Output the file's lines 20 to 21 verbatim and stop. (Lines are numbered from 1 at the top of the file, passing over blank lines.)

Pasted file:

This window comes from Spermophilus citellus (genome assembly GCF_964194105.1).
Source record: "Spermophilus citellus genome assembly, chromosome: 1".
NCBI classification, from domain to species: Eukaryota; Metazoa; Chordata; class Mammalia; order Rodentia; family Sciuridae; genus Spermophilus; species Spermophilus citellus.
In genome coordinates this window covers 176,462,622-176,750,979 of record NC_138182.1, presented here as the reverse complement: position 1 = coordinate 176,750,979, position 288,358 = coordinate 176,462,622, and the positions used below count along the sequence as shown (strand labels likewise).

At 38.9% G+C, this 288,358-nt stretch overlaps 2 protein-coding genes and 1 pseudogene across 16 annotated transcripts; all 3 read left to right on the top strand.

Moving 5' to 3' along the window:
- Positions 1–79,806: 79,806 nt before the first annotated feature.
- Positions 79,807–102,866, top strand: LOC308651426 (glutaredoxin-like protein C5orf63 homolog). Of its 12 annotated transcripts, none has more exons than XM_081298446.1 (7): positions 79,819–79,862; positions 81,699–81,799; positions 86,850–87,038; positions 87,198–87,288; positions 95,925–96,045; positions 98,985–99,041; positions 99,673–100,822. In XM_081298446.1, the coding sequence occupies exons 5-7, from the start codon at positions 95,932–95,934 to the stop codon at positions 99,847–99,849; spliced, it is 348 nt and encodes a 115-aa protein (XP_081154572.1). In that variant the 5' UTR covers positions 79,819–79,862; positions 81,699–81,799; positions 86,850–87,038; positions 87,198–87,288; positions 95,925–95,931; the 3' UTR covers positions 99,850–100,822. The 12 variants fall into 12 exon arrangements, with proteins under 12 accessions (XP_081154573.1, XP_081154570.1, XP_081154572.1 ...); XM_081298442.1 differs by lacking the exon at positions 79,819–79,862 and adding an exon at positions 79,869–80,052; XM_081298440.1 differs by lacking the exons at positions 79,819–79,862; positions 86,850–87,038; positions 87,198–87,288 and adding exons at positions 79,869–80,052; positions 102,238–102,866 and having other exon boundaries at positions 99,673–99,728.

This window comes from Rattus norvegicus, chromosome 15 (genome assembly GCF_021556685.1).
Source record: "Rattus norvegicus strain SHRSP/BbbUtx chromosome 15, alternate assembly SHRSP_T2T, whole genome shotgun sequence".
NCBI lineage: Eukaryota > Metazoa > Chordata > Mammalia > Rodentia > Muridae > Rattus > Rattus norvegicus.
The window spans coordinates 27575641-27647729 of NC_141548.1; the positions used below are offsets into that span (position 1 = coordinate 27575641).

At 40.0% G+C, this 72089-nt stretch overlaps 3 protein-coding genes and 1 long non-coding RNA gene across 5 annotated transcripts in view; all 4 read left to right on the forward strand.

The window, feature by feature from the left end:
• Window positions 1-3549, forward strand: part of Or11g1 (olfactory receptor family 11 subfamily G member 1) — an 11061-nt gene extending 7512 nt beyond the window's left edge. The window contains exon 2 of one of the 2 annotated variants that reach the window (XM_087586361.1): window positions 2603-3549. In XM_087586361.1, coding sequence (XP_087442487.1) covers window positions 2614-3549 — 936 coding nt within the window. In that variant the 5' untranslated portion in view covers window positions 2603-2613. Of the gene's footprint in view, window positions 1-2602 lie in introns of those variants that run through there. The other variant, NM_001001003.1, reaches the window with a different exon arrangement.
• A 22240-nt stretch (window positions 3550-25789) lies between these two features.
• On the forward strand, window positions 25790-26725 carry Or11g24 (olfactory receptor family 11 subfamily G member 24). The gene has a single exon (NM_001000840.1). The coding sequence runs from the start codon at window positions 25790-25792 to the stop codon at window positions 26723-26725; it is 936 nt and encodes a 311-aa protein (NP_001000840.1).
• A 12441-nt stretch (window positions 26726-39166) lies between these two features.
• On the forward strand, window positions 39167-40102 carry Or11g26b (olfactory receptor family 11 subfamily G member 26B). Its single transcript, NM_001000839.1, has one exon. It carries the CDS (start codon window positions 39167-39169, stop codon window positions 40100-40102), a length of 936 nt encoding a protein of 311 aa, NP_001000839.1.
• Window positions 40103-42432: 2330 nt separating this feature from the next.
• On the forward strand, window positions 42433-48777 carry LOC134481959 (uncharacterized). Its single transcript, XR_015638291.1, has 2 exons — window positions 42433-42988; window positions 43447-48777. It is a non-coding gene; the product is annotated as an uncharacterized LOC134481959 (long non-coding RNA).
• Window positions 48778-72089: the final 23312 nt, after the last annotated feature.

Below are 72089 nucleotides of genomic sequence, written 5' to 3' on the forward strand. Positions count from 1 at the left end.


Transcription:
• Window positions 40103-42432: 2330 nt separating this feature from the next.
• On the forward strand, window positions 42433-48777 carry LOC134481959 (uncharacterized). Its single transcript, XR_015638291.1, has 2 exons — window positions 42433-42988; window positions 43447-48777. It is a non-coding gene; the product is annotated as an uncharacterized LOC134481959 (long non-coding RNA).